Reverse Mortgage

A Simple Guide To Reverse Mortgages In Washington

You’ve paid your mortgage diligently for years—perhaps even paid it off—and built up considerable equity.

And now that you’re retired or preparing to retire, it’d make a world of difference if you could access all that “locked-up” equity.

That’s where reverse mortgages enter the picture.

You’ve probably heard plenty about them in ads or in conversations with family or friends.

However, they’re a little more nuanced than many folks realize. We’ll explain how they work in plain English, then walk through their advantages and disadvantages, so you can make an informed decision for yourself, your family, and your heirs.

Above all, it’s important to move deliberately. Jumping into a reverse mortgage prematurely could be a major financial mistake. As we’ll see, there are numerous reverse lending options (not to mention other financing solutions) that suit different situations. Yet, in our experience, big lenders tend to herd clients through a cookie-cutter process.

We take a different approach.

Since 2002, David has helped many retirees navigate complex options to find the right solution for their unique finance, family, dreams, health, and lifestyle. As his Google reviews attest, David has built a sterling reputation and lasting relationships by putting himself in his clients’ shoes.

What, exactly, is a reverse mortgage?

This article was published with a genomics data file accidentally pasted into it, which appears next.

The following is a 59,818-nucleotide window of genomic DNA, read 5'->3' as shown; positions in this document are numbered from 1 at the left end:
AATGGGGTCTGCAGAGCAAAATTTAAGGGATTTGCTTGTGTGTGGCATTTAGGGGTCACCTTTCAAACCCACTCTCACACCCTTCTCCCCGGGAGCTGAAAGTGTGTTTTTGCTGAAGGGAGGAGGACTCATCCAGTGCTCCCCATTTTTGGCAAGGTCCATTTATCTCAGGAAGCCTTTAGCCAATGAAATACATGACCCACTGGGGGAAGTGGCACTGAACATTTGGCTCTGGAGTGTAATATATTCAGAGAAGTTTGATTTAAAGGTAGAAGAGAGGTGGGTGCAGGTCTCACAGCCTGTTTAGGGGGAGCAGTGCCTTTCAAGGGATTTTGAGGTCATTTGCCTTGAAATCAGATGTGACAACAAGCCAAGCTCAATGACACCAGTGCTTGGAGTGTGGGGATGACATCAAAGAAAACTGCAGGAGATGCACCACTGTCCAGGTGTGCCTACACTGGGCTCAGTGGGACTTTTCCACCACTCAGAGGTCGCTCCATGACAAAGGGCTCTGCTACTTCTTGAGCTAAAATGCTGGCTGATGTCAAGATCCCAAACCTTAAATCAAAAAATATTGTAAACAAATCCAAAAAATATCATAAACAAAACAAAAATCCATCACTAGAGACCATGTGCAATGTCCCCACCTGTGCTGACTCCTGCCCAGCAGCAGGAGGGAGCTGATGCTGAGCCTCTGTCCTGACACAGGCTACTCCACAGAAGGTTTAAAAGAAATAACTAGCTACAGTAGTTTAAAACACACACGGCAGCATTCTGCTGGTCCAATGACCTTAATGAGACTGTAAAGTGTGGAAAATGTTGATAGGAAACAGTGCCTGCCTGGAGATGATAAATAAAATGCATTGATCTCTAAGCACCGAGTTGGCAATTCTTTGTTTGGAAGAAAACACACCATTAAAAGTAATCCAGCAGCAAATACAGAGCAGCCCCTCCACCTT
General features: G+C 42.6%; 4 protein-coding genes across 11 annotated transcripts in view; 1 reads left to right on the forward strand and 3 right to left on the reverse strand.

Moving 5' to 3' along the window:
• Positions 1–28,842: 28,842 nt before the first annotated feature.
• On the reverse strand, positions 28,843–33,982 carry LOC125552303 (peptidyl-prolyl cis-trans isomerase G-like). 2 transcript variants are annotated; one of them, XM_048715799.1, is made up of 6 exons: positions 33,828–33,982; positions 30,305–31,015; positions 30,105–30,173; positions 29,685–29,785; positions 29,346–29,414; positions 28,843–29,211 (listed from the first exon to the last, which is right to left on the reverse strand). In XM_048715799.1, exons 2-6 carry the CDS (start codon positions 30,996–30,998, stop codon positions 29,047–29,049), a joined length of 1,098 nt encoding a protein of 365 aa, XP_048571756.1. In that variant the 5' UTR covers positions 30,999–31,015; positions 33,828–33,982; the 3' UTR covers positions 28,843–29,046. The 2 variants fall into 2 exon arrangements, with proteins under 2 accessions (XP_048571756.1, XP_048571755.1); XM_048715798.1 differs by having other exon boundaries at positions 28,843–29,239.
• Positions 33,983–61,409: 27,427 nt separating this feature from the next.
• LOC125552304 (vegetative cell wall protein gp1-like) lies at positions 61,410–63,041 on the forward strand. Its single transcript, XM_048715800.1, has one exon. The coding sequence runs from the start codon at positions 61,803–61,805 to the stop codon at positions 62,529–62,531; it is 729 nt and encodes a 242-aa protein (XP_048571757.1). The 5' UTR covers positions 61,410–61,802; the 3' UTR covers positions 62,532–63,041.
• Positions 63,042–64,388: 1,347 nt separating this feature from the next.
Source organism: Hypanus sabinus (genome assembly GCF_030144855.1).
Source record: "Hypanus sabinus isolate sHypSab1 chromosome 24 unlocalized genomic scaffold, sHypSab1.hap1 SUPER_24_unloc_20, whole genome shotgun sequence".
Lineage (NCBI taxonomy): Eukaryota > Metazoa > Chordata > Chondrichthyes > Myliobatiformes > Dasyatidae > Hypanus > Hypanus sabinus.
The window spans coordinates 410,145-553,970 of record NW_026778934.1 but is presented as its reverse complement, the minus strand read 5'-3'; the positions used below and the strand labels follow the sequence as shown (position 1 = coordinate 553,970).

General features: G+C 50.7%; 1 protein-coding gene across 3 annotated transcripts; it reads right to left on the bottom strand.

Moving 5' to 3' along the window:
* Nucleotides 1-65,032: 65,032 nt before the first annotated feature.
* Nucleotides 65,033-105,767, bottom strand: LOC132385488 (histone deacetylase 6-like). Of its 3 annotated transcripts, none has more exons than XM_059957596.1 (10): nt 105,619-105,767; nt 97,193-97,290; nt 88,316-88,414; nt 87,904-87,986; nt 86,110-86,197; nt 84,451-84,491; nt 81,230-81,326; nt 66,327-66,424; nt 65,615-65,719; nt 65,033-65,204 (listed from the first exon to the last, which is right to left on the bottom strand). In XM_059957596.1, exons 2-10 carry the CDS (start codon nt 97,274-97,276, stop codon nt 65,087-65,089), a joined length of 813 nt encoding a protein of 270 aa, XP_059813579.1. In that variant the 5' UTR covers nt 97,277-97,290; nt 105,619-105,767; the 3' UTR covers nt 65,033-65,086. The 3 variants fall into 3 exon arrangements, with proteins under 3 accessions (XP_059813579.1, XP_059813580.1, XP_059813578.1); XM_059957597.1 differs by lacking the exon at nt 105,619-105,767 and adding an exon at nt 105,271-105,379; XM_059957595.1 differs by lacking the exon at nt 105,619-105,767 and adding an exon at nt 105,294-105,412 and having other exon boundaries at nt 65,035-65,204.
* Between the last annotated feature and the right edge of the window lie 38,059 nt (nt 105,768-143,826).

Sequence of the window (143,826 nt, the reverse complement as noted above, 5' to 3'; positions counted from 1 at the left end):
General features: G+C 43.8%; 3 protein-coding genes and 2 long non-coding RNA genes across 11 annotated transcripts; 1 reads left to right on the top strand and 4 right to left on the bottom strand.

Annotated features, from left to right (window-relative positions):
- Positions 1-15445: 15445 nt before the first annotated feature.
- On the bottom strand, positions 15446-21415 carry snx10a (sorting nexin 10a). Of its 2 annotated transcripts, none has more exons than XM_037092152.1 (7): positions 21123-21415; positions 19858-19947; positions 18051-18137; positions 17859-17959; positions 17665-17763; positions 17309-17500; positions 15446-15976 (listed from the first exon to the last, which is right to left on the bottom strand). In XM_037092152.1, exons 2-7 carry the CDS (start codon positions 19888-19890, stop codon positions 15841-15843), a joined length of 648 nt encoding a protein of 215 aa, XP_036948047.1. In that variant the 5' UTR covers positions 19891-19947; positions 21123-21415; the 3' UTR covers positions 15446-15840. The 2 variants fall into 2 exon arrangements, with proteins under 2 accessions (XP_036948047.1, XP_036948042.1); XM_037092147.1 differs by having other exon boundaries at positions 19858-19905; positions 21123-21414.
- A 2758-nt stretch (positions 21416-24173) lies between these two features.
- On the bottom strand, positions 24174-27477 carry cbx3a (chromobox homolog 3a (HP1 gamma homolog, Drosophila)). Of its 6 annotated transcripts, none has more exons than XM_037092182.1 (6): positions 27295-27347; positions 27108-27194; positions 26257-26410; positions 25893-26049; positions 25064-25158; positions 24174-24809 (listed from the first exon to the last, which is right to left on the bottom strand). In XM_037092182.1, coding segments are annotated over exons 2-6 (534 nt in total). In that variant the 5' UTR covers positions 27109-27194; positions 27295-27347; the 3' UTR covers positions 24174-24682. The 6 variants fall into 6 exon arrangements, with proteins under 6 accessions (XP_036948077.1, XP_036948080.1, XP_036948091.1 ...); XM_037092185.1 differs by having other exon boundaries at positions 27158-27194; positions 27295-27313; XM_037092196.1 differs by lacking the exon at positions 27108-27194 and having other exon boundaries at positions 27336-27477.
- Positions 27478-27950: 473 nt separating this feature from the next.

A reverse mortgage lets homeowners aged 62 and over borrow cash against a portion of their home equity.

Unlike a HELOC or a home equity loan, it requires no ongoing payments. Instead, a reverse mortgage loan is due in full once the homeowner no longer primarily occupies the property. Interest accumulates until that time, but the amount due will never exceed the value of the house.

The name can be a little confusing, so let’s take a second to clarify what “reverse” actually means.

It’s not reverse in the sense of switching roles with the bank. You’re still the borrower, and you’re still obligated to repay principal plus interest.

It is reverse in terms of the timing of cash flow. With a standard loan, you generally receive a lump sum on day one and repay it gradually. With a reverse mortgage, you generally receive funds gradually (although a lump sum is possible) and repay it all at once upon selling the property.